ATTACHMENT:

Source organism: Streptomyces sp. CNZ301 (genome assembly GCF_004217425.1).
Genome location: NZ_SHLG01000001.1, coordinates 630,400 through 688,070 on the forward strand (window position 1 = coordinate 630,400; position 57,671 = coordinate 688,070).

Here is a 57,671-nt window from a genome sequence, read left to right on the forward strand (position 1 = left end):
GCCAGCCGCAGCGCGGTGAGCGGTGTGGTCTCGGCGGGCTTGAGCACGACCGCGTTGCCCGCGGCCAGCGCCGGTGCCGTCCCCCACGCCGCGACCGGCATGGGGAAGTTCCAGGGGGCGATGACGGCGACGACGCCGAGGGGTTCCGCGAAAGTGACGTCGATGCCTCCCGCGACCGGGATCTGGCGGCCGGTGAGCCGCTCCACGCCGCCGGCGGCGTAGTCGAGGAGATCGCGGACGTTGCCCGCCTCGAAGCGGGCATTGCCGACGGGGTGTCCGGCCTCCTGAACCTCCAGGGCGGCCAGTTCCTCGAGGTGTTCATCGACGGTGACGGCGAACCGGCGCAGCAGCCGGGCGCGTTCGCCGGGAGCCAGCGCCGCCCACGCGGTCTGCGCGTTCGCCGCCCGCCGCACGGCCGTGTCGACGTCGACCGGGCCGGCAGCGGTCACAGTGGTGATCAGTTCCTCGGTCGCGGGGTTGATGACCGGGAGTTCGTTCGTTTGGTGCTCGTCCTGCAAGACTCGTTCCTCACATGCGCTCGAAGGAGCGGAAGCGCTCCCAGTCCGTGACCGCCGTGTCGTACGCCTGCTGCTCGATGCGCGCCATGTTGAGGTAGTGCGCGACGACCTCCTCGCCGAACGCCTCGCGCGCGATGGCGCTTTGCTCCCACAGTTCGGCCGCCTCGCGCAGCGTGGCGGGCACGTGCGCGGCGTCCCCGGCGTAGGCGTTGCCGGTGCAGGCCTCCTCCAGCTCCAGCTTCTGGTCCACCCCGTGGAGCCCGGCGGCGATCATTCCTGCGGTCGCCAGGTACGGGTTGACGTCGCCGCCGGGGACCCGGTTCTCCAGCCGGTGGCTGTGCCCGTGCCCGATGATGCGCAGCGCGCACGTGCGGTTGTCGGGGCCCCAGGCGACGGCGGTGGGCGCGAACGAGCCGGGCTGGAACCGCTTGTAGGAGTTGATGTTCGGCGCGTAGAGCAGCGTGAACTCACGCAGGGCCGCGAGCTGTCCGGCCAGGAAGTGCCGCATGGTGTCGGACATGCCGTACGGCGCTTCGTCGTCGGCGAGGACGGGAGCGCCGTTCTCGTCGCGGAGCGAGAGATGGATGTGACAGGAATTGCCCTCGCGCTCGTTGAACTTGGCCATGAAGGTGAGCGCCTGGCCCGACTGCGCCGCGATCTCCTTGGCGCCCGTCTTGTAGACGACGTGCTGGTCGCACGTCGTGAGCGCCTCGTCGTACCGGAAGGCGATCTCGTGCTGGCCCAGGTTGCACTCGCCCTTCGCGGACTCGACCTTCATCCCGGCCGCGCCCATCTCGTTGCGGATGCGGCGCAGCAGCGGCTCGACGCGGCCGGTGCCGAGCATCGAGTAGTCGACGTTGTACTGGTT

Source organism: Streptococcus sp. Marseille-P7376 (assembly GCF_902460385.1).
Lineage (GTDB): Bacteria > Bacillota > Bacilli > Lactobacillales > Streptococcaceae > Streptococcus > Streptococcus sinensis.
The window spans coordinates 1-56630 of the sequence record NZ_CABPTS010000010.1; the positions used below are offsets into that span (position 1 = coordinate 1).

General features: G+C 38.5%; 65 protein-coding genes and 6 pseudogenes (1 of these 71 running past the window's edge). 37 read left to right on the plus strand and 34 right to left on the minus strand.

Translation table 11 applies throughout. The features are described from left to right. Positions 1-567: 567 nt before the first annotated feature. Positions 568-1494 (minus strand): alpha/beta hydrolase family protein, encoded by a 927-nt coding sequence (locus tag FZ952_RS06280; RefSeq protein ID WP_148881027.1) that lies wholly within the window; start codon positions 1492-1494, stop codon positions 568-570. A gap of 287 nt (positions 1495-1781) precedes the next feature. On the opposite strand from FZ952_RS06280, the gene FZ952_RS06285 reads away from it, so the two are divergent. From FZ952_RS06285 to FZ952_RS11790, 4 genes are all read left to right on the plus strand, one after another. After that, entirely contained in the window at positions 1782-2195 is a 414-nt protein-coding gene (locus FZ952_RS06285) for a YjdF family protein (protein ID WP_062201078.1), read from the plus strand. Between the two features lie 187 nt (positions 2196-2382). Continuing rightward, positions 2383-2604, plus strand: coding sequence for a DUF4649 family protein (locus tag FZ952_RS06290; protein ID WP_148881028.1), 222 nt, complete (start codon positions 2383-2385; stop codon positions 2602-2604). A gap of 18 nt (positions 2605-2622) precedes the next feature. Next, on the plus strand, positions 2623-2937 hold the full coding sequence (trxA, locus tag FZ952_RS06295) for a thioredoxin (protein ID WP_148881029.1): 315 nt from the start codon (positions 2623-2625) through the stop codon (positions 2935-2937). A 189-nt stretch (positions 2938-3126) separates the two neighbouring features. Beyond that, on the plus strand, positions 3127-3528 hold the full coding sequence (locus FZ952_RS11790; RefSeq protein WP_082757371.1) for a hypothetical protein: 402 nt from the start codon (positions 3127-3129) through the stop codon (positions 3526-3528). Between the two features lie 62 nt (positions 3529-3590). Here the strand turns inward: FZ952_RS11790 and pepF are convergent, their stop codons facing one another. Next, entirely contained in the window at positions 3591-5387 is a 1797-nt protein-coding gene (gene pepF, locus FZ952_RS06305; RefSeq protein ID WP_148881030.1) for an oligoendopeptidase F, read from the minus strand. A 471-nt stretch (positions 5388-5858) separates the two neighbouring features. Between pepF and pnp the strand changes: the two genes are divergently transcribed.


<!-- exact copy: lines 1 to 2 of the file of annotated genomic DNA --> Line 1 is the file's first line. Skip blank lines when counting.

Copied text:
Source organism: Streptomyces sp. CNZ301 (genome assembly GCF_004217425.1).
Genome location: NZ_SHLG01000001.1, coordinates 630,400 through 688,070 on the forward strand (window position 1 = coordinate 630,400; position 57,671 = coordinate 688,070).